Mortgage rates for May 2019 have been good to homebuyers. The homebuyers and homeowners interested in refinancing who’ve been waiting patiently through 2018 are now jumping back into the market. Mortgage rates recently hit a 14-month low, bringing with them the potential for a lower monthly payment.
There hasn’t been such an optimal time for homebuyers to find a competitive mortgage rate in recent history. But one thing’s for sure: Once mortgage rates hit record-breaking bottoms, they usually start to increase.
As of mid-May 2019, mortgage rates dipped again to reach as low as 4.1 percent, according to Freddie Mac’s Primary Mortgage Market Survey. Current forecasts predict mortgage rates could reach around 4.6 percent at the close of the year. This is a more favorable, and more affordable, estimation than the 5-percent highs projected in late 2018.
Half a point interest rate increase may not sound like much. But depending on the home loan amount you qualify for, raising mortgage interest even half a point could cause a noticeable boost in your monthly payment.
Mortgage rates fell to a 14-month low last month, in April 2019, with the largest drop seen in a decade. If this trend continues, rates could reach their lowest level in more than a year. Buying a house at this low rate means that you most likely can afford more than you expected without having to change your financials. Buying at a lower rate may automatically move you up into a higher price range.
For first-time buyers, in particular, low rates mean more affordability. Some housing market analysts have speculated that first-time buyers may be being edged out because of rising home prices. Yet the National Association of Realtors’ (NAR) latest report on the percentage of first-time homebuyers shows that this group accounted for 33 percent of all buyers in March 2019. This matches numbers from the previous year.
So, first-time homebuyers are still interested and ready to purchase. Taking advantage of the current 30-year fixed mortgage rate hovering above 4 percent — a rate only available with an adjustable-rate or 15-year fixed rate mortgage just months before — can help first-time buyers maximize their homebuying budget while making monthly mortgage payments cheaper.
Pulsenomics’ Home Price Expectation Survey for the fourth quarter of 2018 projected a 3.8-percent home value appreciation for 2019. Buying now at a lower rate before the next home price increase also gives you a unique opportunity to start building your equity.
At its last meeting in March 2019, the Federal Reserve chose not to increase its benchmark rate again. The Federal Reserve’s moves impact mortgage rates indirectly, so pumping the brakes in order to stimulate the economy, as the Fed explained in their statement, can help keep mortgage rates from rising. Inflation also stabilized in 2019, contributing to the continued rate decline.
The real question is, how long will mortgage rates stay this low? Predictions have been made, but no one has a guaranteed answer. It can take months for mortgage rates to move down to these ultra-low levels. Potential homebuyers may not pay attention until rates start to rise again — by which point, it’s already too late.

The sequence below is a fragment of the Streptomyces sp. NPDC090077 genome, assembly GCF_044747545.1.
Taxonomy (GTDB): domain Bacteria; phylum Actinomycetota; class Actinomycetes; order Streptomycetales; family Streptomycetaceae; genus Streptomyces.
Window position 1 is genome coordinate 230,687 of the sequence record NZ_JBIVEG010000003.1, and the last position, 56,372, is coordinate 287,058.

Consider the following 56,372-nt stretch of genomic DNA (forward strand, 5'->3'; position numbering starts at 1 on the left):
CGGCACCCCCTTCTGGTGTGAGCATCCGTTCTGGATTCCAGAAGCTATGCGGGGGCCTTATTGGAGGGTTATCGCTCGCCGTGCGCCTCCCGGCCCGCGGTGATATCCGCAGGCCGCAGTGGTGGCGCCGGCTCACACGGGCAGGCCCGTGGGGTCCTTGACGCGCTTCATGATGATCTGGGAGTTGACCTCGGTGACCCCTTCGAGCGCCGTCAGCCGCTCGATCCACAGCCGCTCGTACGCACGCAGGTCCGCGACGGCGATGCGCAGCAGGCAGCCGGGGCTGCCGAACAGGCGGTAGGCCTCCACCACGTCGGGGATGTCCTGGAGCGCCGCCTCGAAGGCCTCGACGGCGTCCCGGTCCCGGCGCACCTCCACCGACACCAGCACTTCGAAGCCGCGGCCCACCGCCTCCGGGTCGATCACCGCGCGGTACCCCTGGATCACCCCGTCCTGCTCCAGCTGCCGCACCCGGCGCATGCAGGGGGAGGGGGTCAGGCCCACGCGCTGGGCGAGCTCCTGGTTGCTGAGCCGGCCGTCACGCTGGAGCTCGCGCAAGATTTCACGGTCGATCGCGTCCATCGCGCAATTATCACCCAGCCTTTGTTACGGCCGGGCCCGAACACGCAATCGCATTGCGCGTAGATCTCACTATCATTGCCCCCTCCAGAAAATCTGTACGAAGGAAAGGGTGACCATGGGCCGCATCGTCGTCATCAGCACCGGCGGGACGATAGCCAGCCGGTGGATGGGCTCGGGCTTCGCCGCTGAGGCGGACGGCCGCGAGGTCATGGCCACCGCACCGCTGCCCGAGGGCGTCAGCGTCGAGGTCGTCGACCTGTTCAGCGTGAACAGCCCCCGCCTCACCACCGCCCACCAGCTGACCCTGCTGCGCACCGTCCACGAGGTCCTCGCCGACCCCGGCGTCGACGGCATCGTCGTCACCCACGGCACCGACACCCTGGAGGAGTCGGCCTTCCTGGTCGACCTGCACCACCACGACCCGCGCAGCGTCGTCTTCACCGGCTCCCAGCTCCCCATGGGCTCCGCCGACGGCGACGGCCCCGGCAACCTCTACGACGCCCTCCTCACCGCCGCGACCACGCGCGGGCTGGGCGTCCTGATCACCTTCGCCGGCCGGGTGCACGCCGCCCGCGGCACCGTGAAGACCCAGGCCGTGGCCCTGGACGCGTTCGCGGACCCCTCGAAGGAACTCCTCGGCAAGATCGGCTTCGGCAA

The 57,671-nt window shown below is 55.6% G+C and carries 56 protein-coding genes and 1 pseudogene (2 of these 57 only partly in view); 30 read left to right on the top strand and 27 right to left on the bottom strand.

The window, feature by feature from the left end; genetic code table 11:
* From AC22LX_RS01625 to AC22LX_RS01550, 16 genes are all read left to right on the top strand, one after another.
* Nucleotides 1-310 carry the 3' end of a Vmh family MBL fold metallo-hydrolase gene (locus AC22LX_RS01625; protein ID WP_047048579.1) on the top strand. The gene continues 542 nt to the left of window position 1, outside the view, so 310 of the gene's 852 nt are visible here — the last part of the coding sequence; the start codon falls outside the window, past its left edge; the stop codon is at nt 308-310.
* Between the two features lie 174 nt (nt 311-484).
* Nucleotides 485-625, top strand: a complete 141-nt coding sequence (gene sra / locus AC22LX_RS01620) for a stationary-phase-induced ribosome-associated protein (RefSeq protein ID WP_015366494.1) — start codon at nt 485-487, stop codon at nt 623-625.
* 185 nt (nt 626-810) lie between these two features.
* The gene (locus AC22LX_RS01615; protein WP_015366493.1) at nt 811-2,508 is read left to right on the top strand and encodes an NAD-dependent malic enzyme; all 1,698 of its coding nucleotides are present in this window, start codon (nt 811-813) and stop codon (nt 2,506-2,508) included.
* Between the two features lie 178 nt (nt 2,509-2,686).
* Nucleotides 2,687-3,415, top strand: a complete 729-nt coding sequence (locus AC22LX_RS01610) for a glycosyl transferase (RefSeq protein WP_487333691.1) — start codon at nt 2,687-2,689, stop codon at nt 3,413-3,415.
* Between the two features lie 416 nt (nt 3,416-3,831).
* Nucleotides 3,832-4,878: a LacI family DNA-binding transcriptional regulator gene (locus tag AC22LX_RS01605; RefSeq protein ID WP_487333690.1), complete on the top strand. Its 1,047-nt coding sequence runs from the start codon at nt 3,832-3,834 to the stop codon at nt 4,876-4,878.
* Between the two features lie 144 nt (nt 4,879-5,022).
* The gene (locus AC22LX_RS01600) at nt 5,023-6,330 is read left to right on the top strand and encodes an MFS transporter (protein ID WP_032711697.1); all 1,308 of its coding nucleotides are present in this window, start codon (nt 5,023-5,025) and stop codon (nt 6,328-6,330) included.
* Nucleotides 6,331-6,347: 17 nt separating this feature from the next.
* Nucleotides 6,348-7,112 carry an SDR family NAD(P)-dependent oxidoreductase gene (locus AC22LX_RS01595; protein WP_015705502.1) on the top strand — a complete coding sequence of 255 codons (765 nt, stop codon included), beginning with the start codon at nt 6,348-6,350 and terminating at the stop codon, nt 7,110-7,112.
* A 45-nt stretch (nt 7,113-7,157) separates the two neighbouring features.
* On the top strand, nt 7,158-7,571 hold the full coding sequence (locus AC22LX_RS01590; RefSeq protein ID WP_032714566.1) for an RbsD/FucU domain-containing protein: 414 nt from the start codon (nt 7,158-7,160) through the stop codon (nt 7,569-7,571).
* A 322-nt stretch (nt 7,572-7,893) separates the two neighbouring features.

NEW RATE LOWS MAY MAKE LOAN APPROVALS EVEN EASIER
To prevent another housing market crash, mortgage lenders aren’t as lax as they were leading up to 2008. But since rates were higher last year, in 2018, lenders may now be more lenient.
If you were previously denied for a home purchase or refinance, it’s worth your time to shop around and apply again. Look for a mortgage lender that has loan programs with flexible credit and no- and low-down-payment requirements geared toward first-time buyers.
MORTGAGE OPTIONS LIKE THESE CAN HELP:
Conventional loan: Ideal if you have fair-to-good credit and are able to put a minimum of 3-percent down. A 5-percent down payment is preferred if you have it since it may come with a lower mortgage rate.
FHA loan: Popular among first-time buyers and anyone who might not qualify for a conventional mortgage. A low (minimum 3.5 percent) down payment and flex credit score requirements are a big plus, with almost 30 percent of all FHA loans issued to borrowers with credit scores below 650.
USDA loan: Has attractive benefits like even lower mortgage rates and no down payment requirement when buying in a USDA-approved rural or suburban area. Getting qualified for this loan may be extra-easy as the government wants to boost rates of rural homeownership.
VA loan: Perks for VA borrowers who qualify include no down payment and more forgiving credit score requirements, as low as 620. Ellie Mae confirms that VA loans also have the lowest rates of all mortgage programs.
Rates normally rise faster than they drop. So, if you’re interested in buying a house or refinancing for a better rate, it’s a good idea not to wait. There are affordable loan programs for all types of buyers and income levels. And, all factors indicate that today’s rates may be the lowest that they’re going to be all year.
LOCK THAT RATE BEFORE IT’S TOO LATE
With the possibility of rate rises right around the corner, locking today’s low rate for up to 270 days can be a smart move.** You might save $74 a month by locking in a $250,000 loan at a 30-year fixed rate of 4.1 percent with a $1,208 monthly payment.*** Compare this to the same loan scenario with a $1,282 monthly payment and just a half-point interest rate increase.*** A rate lock also comes with a nice bonus: You’ll have the option to float down to a lower rate if rates drop within 45 days of closing. Contact me to find out how.